1. In addition to producing songs, albums and demo’s what other services do you provide at your studio?

“Vocal coaching. Most of my vocal coaching techniques I show the singers while they are singing in my studio, but I have already gone over some of the techniques before we actually start recording. It’s easier to show them ideas and sing it to them for phrasing, and then just punch it in a few times till they become more familiar and then go after a performance of it.”

  1. As a vocal coach what do you look for in a singer?

“Vocal coaching for every singer is unique to them and the song. Before they actually start recording I have already evaluated where they are at, and things that need to be worked on, before we actually try to get master performances. The necessary things for any singer are tone and rhythm.  The rest of singing just happens in a performance, and how the song was written. Phrasing is a huge problem with a lot of singers. The superstars all get it.  They understand the importance of it, and with almost all hit recordings, the phrasing is great.”

“I can help singers make their vocals have more emotional impact.  There are some very amazing techniques that I teach that change the conviction of the singer, which makes the audience connect and believe them. I’ve spent a lot of hours with Renée Grant Williams in the recording studio and I also took a few lessons from her and learned a lot of her techniques. Then over time just basically developed my own way of teaching.”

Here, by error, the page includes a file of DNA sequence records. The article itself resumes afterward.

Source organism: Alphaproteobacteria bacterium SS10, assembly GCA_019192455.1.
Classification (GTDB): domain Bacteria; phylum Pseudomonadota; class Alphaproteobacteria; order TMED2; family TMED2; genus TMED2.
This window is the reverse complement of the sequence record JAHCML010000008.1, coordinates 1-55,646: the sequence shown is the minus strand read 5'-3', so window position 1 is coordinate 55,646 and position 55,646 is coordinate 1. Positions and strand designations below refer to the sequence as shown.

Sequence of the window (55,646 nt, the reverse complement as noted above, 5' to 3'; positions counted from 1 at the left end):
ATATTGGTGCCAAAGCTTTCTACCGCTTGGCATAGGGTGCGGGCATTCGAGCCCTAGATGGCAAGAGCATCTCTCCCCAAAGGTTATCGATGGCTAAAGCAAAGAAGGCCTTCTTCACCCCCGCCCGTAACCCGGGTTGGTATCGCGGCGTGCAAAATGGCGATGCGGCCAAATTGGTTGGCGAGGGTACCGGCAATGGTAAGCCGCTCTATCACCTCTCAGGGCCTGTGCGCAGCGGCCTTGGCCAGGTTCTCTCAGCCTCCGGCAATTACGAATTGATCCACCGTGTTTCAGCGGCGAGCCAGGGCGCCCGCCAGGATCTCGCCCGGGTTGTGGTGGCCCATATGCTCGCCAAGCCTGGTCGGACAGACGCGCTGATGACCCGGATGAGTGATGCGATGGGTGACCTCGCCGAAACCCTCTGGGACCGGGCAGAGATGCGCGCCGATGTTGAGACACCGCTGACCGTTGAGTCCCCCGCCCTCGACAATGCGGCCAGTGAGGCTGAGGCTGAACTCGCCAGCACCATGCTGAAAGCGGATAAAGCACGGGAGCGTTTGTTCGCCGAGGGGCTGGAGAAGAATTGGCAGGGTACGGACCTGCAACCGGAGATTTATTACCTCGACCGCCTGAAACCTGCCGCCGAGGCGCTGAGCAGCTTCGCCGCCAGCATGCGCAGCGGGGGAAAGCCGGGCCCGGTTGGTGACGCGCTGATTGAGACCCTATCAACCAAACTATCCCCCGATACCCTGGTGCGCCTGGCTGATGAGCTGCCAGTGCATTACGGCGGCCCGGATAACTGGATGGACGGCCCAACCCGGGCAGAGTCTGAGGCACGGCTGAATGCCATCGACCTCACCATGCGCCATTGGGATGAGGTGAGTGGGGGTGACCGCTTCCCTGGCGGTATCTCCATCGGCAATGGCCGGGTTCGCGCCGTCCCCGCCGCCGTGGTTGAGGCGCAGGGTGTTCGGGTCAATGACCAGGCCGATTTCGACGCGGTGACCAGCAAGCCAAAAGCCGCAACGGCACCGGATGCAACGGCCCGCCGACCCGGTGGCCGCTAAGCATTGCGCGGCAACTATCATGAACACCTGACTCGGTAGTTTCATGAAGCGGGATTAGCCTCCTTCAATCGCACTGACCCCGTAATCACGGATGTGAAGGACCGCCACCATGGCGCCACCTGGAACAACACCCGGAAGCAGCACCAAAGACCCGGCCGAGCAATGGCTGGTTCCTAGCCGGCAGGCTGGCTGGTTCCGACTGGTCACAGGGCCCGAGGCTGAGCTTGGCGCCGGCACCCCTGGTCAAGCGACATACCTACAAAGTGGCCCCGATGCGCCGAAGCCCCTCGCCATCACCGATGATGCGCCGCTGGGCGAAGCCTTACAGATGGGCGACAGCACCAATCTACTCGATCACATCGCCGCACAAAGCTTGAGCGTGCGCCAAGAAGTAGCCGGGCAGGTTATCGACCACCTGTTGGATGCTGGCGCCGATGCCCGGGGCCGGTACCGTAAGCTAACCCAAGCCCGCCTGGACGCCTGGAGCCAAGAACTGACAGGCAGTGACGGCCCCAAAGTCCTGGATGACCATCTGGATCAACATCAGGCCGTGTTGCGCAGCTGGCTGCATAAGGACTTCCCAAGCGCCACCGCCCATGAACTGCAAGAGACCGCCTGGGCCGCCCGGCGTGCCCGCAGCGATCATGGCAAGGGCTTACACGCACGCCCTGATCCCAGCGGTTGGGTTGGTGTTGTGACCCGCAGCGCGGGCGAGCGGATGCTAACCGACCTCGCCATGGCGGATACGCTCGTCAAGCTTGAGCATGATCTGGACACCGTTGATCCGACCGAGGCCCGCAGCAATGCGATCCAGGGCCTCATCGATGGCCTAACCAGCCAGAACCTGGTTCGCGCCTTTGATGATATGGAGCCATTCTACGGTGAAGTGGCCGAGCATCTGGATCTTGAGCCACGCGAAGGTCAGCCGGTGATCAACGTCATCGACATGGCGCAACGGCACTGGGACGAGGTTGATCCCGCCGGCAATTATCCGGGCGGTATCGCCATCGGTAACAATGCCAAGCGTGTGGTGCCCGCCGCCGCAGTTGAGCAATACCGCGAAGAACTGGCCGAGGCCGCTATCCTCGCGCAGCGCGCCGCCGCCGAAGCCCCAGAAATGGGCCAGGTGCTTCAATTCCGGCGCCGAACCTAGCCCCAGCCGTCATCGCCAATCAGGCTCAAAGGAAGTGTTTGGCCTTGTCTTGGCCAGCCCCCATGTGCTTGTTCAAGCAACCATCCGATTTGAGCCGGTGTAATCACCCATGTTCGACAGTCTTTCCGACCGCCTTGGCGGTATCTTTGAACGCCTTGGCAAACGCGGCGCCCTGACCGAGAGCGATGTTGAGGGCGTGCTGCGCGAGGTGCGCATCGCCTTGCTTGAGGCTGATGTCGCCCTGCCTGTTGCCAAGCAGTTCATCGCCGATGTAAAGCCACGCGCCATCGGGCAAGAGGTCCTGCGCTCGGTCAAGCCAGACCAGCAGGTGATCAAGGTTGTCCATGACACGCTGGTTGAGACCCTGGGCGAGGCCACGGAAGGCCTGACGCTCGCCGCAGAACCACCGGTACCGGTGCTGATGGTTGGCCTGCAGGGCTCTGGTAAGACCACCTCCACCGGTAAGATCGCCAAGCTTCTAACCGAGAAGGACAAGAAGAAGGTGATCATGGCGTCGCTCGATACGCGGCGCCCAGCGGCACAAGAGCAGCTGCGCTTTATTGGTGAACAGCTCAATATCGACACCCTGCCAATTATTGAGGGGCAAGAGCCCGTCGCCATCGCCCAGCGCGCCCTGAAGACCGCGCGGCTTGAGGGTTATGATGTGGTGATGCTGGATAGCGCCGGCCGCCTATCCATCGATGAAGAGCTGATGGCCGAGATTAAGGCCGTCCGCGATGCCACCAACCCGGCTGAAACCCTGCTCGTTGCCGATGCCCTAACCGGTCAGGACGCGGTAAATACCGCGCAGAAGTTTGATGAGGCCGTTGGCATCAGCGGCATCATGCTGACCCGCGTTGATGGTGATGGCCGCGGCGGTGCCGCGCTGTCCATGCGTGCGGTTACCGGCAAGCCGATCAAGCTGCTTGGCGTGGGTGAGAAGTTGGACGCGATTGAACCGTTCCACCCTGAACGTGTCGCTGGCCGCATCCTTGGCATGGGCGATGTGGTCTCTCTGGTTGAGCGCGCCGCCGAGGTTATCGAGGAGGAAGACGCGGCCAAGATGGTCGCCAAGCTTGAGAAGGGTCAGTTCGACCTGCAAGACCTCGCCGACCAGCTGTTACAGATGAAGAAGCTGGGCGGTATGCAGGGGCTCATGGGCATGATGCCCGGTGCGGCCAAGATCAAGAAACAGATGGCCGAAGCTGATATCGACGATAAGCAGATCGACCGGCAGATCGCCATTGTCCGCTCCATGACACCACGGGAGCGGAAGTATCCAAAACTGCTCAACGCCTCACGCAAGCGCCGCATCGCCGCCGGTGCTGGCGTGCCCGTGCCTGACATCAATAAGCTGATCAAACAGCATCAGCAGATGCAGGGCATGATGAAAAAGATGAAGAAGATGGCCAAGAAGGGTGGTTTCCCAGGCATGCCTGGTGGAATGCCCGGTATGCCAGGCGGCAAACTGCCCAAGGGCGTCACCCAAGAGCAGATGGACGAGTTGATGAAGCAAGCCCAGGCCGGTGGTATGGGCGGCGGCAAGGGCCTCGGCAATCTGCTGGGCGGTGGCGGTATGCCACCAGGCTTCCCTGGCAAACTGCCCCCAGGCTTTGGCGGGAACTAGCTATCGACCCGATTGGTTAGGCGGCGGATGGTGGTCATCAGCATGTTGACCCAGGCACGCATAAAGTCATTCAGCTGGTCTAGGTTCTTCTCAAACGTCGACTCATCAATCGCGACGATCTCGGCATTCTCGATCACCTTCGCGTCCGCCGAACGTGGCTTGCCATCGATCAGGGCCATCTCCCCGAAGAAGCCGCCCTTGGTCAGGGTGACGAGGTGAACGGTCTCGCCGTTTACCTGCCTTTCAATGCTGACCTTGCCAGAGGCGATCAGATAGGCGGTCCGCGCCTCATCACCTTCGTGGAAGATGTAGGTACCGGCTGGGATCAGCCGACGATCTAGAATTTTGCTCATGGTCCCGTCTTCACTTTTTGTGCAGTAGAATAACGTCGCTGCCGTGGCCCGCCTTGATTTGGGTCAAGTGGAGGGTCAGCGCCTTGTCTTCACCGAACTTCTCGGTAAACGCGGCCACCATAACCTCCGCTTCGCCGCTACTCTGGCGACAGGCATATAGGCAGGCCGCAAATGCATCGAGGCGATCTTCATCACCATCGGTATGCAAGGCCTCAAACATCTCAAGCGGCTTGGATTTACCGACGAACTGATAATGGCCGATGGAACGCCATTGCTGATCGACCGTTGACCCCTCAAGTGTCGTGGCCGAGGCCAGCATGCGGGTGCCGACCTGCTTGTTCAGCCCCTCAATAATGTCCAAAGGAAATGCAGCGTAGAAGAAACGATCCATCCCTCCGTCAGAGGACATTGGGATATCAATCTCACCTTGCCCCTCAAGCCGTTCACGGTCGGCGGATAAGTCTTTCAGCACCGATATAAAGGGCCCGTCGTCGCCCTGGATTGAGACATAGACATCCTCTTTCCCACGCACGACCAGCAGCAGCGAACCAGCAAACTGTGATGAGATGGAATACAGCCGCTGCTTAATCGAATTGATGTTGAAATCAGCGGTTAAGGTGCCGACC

1. What advice would you give to aspiring songwriters, musicians and singers about recording?

“Practice your craft a lot. With YouTube and all of the information through the internet, you can speed up your learning curve by searching for information to help make you better, faster.”

  1. What is your favorite part of the job?

“Working with the singers and songwriters and seeing the end product turn into a record. The interaction with the musicians and the excitement of watching something come to life is pretty amazing.”

“The musicians I use in my studio have played on million selling hit records for Kenny Chesney, Blake Shelton, Shania Twain, Luke Bryan, Cole Swindell, Carrie Underwood, Keith Urban and too many more to list.”

  1. What are some of your best memories or stories from recording and producing?